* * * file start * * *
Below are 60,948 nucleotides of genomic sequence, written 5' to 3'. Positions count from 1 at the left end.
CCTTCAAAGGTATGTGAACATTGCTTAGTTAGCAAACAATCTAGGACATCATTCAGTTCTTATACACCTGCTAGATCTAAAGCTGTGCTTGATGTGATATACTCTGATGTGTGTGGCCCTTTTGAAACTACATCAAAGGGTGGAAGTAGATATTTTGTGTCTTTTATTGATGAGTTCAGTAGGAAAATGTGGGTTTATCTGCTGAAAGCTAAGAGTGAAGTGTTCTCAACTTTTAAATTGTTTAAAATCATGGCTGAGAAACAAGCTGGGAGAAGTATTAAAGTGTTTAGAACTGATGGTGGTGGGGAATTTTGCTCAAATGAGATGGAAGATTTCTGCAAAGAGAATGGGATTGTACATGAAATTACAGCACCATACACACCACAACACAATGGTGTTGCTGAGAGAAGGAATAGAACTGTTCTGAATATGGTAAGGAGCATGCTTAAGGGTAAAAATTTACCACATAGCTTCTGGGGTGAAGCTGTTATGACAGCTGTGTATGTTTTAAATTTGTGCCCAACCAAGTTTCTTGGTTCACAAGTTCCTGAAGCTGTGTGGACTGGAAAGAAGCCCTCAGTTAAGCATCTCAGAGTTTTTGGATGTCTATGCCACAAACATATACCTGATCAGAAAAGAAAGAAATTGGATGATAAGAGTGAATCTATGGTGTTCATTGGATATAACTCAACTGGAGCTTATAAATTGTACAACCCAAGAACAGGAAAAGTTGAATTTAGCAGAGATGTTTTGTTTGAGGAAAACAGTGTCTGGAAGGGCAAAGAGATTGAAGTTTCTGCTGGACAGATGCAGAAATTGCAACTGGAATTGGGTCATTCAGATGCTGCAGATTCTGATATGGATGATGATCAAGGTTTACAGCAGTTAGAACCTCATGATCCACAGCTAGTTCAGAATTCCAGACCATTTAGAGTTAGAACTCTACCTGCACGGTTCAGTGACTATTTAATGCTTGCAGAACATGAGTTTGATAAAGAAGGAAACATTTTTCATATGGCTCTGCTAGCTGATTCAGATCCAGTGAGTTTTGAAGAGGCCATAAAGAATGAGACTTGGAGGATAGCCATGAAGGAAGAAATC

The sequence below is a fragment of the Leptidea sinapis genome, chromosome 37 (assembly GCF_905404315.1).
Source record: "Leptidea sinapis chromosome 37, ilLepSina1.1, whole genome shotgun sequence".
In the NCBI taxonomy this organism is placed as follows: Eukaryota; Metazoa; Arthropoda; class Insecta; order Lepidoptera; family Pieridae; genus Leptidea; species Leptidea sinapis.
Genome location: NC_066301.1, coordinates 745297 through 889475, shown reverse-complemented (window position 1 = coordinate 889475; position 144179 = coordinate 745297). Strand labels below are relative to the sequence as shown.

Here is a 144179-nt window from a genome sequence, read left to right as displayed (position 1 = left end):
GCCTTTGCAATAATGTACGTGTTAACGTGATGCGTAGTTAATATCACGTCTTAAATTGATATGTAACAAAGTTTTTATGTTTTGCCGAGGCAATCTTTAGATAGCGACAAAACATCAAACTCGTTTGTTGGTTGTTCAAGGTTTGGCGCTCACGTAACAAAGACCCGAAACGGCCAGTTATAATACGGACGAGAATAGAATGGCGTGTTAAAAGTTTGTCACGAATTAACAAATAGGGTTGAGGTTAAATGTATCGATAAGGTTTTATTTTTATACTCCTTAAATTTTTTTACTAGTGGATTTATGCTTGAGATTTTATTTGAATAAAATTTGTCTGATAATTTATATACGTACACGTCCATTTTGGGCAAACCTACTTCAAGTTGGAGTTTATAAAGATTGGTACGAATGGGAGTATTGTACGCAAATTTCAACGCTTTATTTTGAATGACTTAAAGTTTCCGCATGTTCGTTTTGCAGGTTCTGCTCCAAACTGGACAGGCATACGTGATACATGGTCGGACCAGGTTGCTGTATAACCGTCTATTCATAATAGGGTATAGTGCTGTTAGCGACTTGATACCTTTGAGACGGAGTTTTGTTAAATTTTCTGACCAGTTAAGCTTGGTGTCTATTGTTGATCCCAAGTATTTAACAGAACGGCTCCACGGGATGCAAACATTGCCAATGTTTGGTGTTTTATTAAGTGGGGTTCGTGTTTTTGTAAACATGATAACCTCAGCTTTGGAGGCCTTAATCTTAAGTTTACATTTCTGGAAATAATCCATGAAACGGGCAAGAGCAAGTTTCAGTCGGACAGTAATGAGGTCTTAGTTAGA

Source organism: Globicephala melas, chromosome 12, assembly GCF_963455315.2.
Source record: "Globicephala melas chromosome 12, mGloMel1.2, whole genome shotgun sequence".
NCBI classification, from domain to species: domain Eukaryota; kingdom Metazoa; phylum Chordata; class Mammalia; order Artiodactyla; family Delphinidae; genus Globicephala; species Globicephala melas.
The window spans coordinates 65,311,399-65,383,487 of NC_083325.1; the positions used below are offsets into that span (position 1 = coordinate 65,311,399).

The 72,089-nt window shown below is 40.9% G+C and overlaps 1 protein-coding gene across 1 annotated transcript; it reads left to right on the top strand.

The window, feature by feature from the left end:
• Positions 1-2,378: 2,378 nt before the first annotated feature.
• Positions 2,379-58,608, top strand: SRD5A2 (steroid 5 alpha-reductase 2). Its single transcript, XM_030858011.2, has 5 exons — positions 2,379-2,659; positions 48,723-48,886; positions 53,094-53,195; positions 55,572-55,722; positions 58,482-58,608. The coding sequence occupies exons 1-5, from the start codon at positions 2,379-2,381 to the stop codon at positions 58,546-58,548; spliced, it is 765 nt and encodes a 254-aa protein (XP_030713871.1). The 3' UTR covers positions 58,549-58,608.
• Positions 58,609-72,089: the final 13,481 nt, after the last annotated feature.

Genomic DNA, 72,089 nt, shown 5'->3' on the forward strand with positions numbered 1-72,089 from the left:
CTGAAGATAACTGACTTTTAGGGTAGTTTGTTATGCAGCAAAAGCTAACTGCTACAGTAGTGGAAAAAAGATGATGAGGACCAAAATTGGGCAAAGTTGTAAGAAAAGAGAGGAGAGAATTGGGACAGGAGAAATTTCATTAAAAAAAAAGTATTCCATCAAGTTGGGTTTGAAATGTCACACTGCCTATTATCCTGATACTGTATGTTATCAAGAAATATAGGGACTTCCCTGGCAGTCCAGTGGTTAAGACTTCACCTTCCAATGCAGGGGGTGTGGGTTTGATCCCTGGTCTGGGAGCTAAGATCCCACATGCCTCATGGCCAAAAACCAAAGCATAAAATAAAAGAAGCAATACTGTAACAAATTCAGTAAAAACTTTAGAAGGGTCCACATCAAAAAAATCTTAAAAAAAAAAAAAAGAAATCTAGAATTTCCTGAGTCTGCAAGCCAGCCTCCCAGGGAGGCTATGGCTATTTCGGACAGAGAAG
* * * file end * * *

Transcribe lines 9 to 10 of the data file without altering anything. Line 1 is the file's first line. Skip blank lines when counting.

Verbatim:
Source organism: Globicephala melas, chromosome 12, assembly GCF_963455315.2.
Source record: "Globicephala melas chromosome 12, mGloMel1.2, whole genome shotgun sequence".